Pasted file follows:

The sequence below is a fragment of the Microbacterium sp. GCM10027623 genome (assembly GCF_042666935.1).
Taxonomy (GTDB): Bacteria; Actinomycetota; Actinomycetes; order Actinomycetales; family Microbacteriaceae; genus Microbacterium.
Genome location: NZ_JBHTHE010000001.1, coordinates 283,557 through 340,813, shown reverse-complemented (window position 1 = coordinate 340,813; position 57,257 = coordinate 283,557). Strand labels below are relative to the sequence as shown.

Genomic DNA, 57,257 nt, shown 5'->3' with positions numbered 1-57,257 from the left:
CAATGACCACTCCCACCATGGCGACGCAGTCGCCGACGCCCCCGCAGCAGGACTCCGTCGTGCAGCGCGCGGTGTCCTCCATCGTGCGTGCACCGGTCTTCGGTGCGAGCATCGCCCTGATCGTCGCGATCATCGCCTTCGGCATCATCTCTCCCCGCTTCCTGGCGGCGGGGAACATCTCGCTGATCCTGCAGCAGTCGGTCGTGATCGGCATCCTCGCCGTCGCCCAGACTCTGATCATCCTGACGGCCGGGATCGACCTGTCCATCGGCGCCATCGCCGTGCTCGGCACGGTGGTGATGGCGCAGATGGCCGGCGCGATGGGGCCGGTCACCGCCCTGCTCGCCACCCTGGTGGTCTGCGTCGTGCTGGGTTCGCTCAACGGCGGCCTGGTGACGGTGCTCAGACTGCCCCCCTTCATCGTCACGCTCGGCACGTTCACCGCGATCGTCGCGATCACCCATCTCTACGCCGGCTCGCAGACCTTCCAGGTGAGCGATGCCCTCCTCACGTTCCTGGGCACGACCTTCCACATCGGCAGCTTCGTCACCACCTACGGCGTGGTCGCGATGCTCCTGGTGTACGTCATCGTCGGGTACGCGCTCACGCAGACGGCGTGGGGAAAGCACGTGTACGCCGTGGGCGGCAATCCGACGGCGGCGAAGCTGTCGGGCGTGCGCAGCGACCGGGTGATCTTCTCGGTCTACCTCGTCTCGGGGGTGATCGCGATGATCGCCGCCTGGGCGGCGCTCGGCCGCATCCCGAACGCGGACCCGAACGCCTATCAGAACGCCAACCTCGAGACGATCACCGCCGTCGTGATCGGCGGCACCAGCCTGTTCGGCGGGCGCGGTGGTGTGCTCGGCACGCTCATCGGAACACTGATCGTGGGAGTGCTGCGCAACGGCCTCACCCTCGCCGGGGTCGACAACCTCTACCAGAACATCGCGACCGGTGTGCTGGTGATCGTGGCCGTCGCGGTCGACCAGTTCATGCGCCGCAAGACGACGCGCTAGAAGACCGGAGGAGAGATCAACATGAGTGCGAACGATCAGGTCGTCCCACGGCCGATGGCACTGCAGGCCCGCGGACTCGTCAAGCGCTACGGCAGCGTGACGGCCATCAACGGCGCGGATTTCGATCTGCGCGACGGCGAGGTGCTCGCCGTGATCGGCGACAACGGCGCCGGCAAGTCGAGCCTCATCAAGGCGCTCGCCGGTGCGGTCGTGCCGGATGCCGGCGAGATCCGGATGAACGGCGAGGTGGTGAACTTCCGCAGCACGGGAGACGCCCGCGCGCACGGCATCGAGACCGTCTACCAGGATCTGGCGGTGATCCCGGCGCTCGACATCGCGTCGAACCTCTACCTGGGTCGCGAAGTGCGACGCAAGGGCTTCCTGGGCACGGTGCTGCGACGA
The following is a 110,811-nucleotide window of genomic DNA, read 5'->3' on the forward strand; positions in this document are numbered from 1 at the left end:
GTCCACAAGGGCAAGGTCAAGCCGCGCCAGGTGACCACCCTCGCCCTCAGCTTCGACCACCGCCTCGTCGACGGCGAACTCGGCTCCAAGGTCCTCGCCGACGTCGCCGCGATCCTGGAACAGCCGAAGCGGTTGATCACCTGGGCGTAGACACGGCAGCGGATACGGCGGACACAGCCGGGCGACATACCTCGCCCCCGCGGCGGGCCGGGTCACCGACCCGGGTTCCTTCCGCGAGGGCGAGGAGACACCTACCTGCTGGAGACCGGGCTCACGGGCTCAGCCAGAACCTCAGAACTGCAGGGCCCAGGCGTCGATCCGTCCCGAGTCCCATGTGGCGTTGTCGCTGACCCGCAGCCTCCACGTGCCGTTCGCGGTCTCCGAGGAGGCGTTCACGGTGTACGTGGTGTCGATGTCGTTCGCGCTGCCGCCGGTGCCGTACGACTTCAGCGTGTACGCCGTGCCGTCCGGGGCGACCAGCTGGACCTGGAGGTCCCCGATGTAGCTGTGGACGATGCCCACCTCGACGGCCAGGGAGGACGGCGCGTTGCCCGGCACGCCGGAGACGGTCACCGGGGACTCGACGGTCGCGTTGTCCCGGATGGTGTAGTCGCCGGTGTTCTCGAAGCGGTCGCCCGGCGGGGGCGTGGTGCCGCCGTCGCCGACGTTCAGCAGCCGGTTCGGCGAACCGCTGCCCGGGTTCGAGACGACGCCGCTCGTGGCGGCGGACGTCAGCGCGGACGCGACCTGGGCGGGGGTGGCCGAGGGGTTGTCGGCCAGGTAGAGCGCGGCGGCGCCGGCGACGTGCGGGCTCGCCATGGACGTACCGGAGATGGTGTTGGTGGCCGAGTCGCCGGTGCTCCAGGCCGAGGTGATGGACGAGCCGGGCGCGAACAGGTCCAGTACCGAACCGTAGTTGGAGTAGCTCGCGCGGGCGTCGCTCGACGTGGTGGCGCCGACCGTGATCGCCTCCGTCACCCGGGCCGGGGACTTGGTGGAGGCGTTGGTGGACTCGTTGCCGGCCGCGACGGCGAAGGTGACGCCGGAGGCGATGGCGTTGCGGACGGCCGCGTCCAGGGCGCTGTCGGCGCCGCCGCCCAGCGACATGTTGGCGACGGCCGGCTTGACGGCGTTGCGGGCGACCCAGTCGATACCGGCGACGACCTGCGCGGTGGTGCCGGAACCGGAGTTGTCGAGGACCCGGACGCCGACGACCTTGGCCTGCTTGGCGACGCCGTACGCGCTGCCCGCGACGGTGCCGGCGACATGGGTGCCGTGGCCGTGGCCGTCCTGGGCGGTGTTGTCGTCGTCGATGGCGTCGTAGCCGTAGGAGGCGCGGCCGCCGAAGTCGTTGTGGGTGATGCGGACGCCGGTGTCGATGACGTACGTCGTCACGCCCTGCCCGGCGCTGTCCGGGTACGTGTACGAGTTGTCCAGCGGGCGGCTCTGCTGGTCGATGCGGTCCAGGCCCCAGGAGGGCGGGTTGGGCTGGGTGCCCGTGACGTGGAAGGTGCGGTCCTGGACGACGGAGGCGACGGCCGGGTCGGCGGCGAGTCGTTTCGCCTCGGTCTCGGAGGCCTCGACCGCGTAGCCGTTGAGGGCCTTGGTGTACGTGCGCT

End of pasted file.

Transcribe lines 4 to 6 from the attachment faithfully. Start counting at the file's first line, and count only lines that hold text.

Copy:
Genomic DNA, 57,257 nt, shown 5'->3' with positions numbered 1-57,257 from the left:
CAATGACCACTCCCACCATGGCGACGCAGTCGCCGACGCCCCCGCAGCAGGACTCCGTCGTGCAGCGCGCGGTGTCCTCCATCGTGCGTGCACCGGTCTTCGGTGCGAGCATCGCCCTGATCGTCGCGATCATCGCCTTCGGCATCATCTCTCCCCGCTTCCTGGCGGCGGGGAACATCTCGCTGATCCTGCAGCAGTCGGTCGTGATCGGCATCCTCGCCGTCGCCCAGACTCTGATCATCCTGACGGCCGGGATCGACCTGTCCATCGGCGCCATCGCCGTGCTCGGCACGGTGGTGATGGCGCAGATGGCCGGCGCGATGGGGCCGGTCACCGCCCTGCTCGCCACCCTGGTGGTCTGCGTCGTGCTGGGTTCGCTCAACGGCGGCCTGGTGACGGTGCTCAGACTGCCCCCCTTCATCGTCACGCTCGGCACGTTCACCGCGATCGTCGCGATCACCCATCTCTACGCCGGCTCGCAGACCTTCCAGGTGAGCGATGCCCTCCTCACGTTCCTGGGCACGACCTTCCACATCGGCAGCTTCGTCACCACCTACGGCGTGGTCGCGATGCTCCTGGTGTACGTCATCGTCGGGTACGCGCTCACGCAGACGGCGTGGGGAAAGCACGTGTACGCCGTGGGCGGCAATCCGACGGCGGCGAAGCTGTCGGGCGTGCGCAGCGACCGGGTGATCTTCTCGGTCTACCTCGTCTCGGGGGTGATCGCGATGATCGCCGCCTGGGCGGCGCTCGGCCGCATCCCGAACGCGGACCCGAACGCCTATCAGAACGCCAACCTCGAGACGATCACCGCCGTCGTGATCGGCGGCACCAGCCTGTTCGGCGGGCGCGGTGGTGTGCTCGGCACGCTCATCGGAACACTGATCGTGGGAGTGCTGCGCAACGGCCTCACCCTCGCCGGGGTCGACAACCTCTACCAGAACATCGCGACCGGTGTGCTGGTGATCGTGGCCGTCGCGGTCGACCAGTTCATGCGCCGCAAGACGACGCGCTAGAAGACCGGAGGAGAGATCAACATGAGTGCGAACGATCAGGTCGTCCCACGGCCGATGGCACTGCAGGCCCGCGGACTCGTCAAGCGCTACGGCAGCGTGACGGCCATCAACGGCGCGGATTTCGATCTGCGCGACGGCGAGGTGCTCGCCGTGATCGGCGACAACGGCGCCGGCAAGTCGAGCCTCATCAAGGCGCTCGCCGGTGCGGTCGTGCCGGATGCCGGCGAGATCCGGATGAACGGCGAGGTGGTGAACTTCCGCAGCACGGGAGACGCCCGCGCGCACGGCATCGAGACCGTCTACCAGGATCTGGCGGTGATCCCGGCGCTCGACATCGCGTCGAACCTCTACCTGGGTCGCGAAGTGCGACGCAAGGGCTTCCTGGGCACGGTGCTGCGACGA
The following is a 110,811-nucleotide window of genomic DNA, read 5'->3' on the forward strand; positions in this document are numbered from 1 at the left end: